By Kenneth Weene
The palo verde have declared spring with yellow flowers and glowing-green bark. The pollen lies deep on the sidewalk. Not rose petals, but Sabrina is content. She looks down; her sandaled feet have taken a saffron hue.
Felix will love them. She smiles at the thought. They have been together for three months. It is little things like pollen colored feet that bond them. She imagines his hands washing her toes, tickling her soles with the raspiness of his hard carpenter’s hands. He’ill dry them with one of those thick Egyptian cotton towels. Bought as seconds, the bright yellow towels seem, at that moment, important.
She loves the way he cares for her body. The way he scrubs her back in the shower and applies the almond-scented moisturizer afterwards. She loves it when he takes the comb and brush and tries to do her hair. He cares for her in ways that surprise and delight.
The sex ain’t bad either. They had made love three times the night before; each time climaxing in unison.
Sabrina thinks about his kisses – the gentle, slightly nipping kisses on her breasts – working his way from her cleavage to the areolae – one breast and then the other. She wonders at his lover’s tongue, so soft, so full of caresses.
Such thoughts excite her. Sabrina can feel the moistness of arousal. Her gait changes, faster, more of a skip than a stride. She tosses her head. The light brown of her hair almost dances with her movement. Her eyes seem to change color, blue deepens into lavender.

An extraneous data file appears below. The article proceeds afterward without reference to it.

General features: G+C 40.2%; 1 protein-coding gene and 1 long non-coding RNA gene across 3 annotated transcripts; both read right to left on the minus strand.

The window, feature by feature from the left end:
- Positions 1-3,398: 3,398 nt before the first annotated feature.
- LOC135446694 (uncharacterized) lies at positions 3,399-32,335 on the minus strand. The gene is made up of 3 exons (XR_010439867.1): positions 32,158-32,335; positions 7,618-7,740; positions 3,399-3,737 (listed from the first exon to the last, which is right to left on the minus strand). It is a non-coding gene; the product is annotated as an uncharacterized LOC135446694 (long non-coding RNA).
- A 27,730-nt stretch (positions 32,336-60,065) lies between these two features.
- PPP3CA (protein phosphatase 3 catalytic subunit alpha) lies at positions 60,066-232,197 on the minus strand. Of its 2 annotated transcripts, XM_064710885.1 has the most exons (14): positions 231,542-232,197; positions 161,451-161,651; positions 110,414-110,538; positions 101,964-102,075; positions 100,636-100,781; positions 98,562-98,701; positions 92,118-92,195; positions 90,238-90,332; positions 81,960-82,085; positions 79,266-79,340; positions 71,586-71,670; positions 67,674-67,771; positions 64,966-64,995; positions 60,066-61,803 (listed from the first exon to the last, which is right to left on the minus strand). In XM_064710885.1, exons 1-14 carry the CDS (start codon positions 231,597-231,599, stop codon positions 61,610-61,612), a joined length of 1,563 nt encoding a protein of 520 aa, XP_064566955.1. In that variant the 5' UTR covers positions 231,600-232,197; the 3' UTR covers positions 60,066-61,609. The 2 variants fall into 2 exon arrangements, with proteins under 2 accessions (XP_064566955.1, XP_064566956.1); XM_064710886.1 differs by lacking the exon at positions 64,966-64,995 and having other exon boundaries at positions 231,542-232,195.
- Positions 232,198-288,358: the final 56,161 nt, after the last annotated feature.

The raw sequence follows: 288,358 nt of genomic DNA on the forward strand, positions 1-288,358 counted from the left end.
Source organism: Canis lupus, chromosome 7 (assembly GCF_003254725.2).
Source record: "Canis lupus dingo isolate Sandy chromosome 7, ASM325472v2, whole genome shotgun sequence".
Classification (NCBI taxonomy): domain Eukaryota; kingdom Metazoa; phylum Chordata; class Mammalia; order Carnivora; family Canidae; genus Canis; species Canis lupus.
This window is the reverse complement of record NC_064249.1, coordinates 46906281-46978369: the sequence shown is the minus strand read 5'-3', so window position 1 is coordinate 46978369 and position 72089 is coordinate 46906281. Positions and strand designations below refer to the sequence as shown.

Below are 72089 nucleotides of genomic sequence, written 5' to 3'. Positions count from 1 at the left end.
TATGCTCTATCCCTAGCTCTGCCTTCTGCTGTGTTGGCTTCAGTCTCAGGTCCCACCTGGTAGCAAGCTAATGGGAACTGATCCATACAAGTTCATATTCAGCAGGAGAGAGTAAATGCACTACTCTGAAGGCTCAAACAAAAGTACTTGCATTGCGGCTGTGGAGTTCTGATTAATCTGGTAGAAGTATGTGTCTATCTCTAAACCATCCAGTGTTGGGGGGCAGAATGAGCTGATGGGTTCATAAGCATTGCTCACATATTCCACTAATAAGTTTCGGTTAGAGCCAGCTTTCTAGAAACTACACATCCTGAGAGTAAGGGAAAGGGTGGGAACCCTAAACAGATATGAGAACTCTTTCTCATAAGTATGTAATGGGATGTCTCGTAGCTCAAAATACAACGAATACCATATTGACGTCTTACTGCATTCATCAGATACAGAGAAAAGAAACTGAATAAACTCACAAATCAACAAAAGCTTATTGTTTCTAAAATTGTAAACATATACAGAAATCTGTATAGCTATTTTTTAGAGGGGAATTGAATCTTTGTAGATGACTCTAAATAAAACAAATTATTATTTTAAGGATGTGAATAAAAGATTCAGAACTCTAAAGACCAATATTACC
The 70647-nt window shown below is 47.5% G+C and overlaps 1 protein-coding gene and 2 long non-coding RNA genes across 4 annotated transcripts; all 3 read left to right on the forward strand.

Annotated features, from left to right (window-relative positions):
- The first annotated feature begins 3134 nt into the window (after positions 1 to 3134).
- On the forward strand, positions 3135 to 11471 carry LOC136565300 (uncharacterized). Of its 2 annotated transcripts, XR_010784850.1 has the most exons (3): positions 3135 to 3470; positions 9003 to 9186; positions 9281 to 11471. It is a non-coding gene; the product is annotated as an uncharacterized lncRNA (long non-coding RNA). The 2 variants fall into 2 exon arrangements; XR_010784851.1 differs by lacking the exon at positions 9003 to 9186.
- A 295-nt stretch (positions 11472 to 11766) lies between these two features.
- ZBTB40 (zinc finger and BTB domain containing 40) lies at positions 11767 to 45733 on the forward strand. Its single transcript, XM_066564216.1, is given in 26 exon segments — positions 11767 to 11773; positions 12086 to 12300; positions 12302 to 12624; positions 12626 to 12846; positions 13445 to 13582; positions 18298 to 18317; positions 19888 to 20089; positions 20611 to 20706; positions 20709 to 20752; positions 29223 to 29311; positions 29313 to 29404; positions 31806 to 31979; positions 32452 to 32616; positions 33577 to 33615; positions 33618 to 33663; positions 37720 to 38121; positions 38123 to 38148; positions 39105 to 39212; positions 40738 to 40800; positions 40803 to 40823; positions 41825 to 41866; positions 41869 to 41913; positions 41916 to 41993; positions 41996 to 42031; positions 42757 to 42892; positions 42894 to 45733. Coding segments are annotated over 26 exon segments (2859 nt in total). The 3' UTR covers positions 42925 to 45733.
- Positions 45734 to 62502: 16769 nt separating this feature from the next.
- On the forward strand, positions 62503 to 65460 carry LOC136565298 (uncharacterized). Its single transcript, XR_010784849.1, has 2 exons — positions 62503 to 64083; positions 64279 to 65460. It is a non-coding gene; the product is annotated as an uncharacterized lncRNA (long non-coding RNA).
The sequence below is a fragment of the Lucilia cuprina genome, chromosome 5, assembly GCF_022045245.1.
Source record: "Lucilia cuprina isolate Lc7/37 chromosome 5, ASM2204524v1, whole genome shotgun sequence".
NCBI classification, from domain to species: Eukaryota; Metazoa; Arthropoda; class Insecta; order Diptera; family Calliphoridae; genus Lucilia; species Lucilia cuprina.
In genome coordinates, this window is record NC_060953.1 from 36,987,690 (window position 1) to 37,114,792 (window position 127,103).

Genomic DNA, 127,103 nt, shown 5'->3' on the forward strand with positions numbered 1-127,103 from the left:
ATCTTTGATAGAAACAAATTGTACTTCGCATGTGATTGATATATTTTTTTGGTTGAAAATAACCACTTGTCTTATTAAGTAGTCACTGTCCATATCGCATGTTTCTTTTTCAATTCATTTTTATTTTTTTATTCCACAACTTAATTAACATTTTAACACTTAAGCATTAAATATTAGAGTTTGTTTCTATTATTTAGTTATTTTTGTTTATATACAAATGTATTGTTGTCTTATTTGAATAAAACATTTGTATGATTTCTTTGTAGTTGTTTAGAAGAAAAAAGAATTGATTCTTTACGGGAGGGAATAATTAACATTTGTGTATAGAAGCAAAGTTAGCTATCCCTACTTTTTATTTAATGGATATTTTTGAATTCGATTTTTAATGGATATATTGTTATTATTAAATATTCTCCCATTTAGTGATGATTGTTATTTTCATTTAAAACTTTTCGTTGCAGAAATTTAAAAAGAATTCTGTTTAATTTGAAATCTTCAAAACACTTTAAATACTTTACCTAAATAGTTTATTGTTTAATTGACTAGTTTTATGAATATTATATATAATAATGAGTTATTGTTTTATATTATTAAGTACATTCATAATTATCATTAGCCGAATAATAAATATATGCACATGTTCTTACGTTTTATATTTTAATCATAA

Reaching deep into the left pocket of her jeans, she fishes for the door key. “Felix,” she calls from the bottom of the stairs.
There is silence.
“I’m home,” she sings as she climbs towards their third floor apartment; it had been hers, but now it is theirs.
Sabrina imagines their two rooms. The living area with its secondhand couch, small table, three chairs – not matching but the right height, television, and the tiny desk that holds her computer. The bedroom. When had they put up that print, two bodies entwined? It had replaced the crucifix her parents had given her when she had graduated St. Mary’s.
“Hello,” she sings out again as she uses the same key to open the apartment door. Still quiet. He’s not here. There is a moment of panic. A moment. She remembers. Sitting on the orange couch, Sabrina pulls her knees to her chest.
“I’m out of here,” he had said.
“Why? What did I…?”
He had laughed, kindly without sarcasm. “I’m falling in love with you.”
“So why are you leaving?”
“Because happiness is fleeting.”
Like the beauty of spring.
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Ken Weene’s poetry and short stories have appeared in numerous publications. His novels, Widow’s Walk and Memoirs From the Asylum are published by All Things That Matter Press.